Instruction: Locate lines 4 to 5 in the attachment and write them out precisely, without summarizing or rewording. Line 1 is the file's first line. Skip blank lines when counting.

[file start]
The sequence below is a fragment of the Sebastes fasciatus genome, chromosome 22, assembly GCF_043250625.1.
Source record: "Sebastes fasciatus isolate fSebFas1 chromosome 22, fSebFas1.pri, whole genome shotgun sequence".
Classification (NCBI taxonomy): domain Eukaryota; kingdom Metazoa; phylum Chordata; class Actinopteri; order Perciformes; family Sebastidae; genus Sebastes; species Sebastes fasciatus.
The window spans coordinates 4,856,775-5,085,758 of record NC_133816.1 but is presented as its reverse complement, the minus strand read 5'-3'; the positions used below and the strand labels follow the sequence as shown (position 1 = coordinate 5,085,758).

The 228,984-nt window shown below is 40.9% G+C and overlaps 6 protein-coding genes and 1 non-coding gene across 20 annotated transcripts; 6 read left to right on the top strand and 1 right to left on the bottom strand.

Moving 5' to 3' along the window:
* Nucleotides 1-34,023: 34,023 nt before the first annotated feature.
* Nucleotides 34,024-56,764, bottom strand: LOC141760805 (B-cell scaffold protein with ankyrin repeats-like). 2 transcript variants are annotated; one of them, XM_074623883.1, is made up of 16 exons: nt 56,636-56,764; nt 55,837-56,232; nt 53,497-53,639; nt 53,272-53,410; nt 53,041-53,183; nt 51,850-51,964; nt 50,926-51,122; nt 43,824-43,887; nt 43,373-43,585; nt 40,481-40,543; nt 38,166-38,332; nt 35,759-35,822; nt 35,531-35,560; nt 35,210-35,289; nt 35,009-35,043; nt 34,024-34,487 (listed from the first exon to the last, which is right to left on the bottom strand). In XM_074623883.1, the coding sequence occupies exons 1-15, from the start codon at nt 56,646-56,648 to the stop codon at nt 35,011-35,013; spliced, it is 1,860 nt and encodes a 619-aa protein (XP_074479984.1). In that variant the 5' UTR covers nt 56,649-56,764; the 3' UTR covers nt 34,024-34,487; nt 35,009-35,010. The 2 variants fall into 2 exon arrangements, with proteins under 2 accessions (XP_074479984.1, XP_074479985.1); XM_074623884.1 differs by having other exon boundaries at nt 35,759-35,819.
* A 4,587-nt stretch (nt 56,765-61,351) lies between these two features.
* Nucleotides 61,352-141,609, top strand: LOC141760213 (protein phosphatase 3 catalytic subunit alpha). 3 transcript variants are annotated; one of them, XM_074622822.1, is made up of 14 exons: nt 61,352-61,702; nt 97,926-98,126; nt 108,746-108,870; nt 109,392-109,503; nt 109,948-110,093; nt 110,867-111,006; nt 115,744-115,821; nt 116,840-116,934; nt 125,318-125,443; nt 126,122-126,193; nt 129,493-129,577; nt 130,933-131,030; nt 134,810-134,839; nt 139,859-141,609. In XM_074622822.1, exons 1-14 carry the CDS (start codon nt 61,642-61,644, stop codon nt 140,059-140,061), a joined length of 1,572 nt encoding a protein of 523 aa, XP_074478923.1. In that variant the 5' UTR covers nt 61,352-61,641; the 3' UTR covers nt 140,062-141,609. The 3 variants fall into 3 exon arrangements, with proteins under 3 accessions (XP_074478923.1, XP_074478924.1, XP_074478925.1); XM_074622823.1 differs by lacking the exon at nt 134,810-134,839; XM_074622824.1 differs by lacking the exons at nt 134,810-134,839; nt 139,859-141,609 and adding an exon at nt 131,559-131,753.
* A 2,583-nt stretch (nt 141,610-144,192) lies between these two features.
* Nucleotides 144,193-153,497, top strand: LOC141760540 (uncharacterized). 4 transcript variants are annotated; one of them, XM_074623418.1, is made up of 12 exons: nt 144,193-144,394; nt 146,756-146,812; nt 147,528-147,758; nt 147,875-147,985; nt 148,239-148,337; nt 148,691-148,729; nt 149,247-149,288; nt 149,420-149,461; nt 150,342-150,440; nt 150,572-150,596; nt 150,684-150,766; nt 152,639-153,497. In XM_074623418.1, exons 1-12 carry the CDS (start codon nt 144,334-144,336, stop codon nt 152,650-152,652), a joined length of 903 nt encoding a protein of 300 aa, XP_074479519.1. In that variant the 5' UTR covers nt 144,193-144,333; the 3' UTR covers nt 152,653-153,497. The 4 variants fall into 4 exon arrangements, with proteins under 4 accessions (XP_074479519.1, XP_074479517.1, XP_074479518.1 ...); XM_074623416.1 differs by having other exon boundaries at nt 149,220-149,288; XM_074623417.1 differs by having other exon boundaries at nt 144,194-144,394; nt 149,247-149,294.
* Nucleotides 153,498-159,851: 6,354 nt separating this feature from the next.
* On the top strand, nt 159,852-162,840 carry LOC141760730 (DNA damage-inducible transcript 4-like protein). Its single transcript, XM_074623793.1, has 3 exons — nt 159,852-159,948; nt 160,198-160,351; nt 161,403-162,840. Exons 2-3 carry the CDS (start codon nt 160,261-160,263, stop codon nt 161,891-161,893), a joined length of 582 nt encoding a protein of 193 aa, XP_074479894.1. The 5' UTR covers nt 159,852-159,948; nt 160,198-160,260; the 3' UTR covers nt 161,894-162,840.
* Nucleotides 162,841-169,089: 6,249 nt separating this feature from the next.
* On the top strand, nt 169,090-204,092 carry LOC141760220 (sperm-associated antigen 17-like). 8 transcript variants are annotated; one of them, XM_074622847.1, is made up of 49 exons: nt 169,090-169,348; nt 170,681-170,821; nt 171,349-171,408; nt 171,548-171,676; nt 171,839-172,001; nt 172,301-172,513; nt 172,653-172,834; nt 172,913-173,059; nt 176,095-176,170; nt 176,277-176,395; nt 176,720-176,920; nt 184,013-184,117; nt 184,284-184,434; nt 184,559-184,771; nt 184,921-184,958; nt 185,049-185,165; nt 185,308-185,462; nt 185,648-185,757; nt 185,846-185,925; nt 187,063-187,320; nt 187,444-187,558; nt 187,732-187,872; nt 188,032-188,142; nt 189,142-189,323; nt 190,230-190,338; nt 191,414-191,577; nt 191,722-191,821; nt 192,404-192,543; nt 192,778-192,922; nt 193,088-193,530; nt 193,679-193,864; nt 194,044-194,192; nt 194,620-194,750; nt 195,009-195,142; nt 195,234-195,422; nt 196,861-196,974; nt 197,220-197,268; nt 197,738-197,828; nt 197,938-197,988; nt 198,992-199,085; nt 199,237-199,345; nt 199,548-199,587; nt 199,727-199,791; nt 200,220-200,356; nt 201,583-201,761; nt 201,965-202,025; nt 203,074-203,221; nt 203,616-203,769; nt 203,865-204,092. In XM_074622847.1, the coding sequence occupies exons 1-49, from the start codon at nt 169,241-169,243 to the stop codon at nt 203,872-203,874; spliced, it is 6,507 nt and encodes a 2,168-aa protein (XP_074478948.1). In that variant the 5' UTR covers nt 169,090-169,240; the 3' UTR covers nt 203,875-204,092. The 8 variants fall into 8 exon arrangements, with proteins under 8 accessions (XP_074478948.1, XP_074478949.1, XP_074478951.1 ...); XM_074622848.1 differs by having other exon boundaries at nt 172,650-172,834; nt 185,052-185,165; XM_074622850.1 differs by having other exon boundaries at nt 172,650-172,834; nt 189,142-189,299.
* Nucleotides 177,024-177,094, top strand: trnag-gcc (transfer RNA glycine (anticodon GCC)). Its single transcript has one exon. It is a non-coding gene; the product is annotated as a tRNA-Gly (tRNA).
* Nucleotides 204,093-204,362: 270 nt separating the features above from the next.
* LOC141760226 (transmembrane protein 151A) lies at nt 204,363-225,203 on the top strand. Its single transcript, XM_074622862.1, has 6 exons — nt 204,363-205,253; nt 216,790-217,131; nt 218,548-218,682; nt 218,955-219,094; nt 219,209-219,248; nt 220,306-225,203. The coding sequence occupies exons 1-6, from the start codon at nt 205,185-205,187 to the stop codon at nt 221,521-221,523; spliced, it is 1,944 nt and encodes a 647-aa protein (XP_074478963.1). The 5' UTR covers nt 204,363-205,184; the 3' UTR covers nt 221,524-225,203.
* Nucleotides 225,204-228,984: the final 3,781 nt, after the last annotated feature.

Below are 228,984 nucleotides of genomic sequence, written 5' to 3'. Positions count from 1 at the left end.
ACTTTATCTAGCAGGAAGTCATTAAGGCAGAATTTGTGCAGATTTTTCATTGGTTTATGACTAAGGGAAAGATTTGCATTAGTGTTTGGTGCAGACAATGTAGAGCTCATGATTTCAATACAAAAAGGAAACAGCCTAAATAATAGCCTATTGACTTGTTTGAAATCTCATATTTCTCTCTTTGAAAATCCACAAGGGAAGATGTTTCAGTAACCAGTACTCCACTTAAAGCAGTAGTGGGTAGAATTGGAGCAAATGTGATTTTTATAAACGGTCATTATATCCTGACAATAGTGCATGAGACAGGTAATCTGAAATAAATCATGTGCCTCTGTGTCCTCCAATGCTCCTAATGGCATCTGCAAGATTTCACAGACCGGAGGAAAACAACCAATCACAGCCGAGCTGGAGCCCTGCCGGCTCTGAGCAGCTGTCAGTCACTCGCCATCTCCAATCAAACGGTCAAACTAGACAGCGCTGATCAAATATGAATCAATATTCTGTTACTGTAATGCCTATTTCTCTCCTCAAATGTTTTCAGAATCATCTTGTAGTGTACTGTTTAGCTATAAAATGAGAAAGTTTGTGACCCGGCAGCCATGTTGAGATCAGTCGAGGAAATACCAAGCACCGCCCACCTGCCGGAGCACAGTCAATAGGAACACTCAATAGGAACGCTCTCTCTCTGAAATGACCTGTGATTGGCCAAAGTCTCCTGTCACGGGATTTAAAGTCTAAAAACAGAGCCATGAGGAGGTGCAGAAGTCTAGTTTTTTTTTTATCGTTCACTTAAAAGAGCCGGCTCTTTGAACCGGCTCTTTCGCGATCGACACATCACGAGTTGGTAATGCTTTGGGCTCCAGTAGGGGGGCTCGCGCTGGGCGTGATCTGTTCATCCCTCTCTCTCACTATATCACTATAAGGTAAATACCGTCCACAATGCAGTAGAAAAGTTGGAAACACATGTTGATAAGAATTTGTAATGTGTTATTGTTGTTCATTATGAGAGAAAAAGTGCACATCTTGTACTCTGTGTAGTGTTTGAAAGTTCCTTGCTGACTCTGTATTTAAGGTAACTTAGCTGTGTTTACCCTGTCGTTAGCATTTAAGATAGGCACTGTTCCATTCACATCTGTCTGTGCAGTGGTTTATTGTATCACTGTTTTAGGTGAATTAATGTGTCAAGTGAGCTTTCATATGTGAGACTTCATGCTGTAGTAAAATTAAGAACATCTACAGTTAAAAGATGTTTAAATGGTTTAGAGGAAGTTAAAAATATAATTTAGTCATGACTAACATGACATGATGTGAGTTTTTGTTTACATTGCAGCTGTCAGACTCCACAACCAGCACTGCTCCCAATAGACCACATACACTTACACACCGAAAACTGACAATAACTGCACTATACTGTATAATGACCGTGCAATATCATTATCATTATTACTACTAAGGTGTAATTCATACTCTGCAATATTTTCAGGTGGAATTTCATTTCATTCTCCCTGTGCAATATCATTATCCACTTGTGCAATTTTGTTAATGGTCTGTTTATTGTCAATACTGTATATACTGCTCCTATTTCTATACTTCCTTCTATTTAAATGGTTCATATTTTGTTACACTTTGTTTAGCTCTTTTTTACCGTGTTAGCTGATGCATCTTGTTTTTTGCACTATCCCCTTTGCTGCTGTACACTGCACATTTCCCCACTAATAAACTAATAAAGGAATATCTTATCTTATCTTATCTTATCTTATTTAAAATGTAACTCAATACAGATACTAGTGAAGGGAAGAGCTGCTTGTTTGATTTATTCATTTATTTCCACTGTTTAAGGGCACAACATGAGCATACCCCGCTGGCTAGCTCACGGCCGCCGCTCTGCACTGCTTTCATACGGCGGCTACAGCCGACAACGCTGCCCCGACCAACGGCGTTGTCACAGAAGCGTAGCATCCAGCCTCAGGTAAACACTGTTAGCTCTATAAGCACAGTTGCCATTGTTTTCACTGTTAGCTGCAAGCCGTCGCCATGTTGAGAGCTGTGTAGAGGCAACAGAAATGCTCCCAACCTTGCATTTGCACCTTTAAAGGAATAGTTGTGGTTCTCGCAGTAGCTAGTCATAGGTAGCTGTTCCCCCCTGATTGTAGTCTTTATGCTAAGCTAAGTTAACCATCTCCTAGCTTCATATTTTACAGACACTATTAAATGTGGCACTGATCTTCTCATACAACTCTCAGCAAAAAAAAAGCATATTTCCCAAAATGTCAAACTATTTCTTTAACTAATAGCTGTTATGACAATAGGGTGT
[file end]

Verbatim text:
The window spans coordinates 4,856,775-5,085,758 of record NC_133816.1 but is presented as its reverse complement, the minus strand read 5'-3'; the positions used below and the strand labels follow the sequence as shown (position 1 = coordinate 5,085,758).

The 228,984-nt window shown below is 40.9% G+C and overlaps 6 protein-coding genes and 1 non-coding gene across 20 annotated transcripts; 6 read left to right on the top strand and 1 right to left on the bottom strand.